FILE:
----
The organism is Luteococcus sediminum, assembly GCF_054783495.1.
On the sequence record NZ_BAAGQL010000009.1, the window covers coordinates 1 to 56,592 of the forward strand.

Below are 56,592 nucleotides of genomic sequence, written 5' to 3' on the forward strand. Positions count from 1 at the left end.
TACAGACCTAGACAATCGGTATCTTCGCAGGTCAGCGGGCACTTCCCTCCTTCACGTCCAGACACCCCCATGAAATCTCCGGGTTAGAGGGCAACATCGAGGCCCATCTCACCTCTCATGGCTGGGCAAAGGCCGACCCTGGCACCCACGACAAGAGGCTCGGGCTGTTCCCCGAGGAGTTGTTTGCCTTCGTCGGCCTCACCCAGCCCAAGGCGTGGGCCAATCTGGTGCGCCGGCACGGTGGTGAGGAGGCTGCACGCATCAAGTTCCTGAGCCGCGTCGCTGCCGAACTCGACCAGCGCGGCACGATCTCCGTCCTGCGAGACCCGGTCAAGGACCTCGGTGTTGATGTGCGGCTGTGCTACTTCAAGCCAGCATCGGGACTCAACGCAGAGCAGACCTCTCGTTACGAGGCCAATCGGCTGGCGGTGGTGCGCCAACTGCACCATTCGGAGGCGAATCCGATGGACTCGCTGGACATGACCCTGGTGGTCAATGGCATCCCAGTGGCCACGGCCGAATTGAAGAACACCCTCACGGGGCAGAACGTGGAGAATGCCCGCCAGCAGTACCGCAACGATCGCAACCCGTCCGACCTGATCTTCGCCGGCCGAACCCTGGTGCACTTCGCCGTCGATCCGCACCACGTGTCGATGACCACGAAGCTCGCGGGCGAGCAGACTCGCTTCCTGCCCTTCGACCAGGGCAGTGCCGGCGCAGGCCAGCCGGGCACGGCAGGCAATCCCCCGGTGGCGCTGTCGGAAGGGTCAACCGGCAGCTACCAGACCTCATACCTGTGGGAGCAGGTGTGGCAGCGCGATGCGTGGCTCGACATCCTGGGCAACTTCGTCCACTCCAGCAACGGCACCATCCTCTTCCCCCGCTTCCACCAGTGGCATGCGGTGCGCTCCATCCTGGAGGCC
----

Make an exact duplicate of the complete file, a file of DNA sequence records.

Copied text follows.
The organism is Luteococcus sediminum, assembly GCF_054783495.1.
On the sequence record NZ_BAAGQL010000009.1, the window covers coordinates 1 to 56,592 of the forward strand.

Below are 56,592 nucleotides of genomic sequence, written 5' to 3' on the forward strand. Positions count from 1 at the left end.
TACAGACCTAGACAATCGGTATCTTCGCAGGTCAGCGGGCACTTCCCTCCTTCACGTCCAGACACCCCCATGAAATCTCCGGGTTAGAGGGCAACATCGAGGCCCATCTCACCTCTCATGGCTGGGCAAAGGCCGACCCTGGCACCCACGACAAGAGGCTCGGGCTGTTCCCCGAGGAGTTGTTTGCCTTCGTCGGCCTCACCCAGCCCAAGGCGTGGGCCAATCTGGTGCGCCGGCACGGTGGTGAGGAGGCTGCACGCATCAAGTTCCTGAGCCGCGTCGCTGCCGAACTCGACCAGCGCGGCACGATCTCCGTCCTGCGAGACCCGGTCAAGGACCTCGGTGTTGATGTGCGGCTGTGCTACTTCAAGCCAGCATCGGGACTCAACGCAGAGCAGACCTCTCGTTACGAGGCCAATCGGCTGGCGGTGGTGCGCCAACTGCACCATTCGGAGGCGAATCCGATGGACTCGCTGGACATGACCCTGGTGGTCAATGGCATCCCAGTGGCCACGGCCGAATTGAAGAACACCCTCACGGGGCAGAACGTGGAGAATGCCCGCCAGCAGTACCGCAACGATCGCAACCCGTCCGACCTGATCTTCGCCGGCCGAACCCTGGTGCACTTCGCCGTCGATCCGCACCACGTGTCGATGACCACGAAGCTCGCGGGCGAGCAGACTCGCTTCCTGCCCTTCGACCAGGGCAGTGCCGGCGCAGGCCAGCCGGGCACGGCAGGCAATCCCCCGGTGGCGCTGTCGGAAGGGTCAACCGGCAGCTACCAGACCTCATACCTGTGGGAGCAGGTGTGGCAGCGCGATGCGTGGCTCGACATCCTGGGCAACTTCGTCCACTCCAGCAACGGCACCATCCTCTTCCCCCGCTTCCACCAGTGGCATGCGGTGCGCTCCATCCTGGAGGCC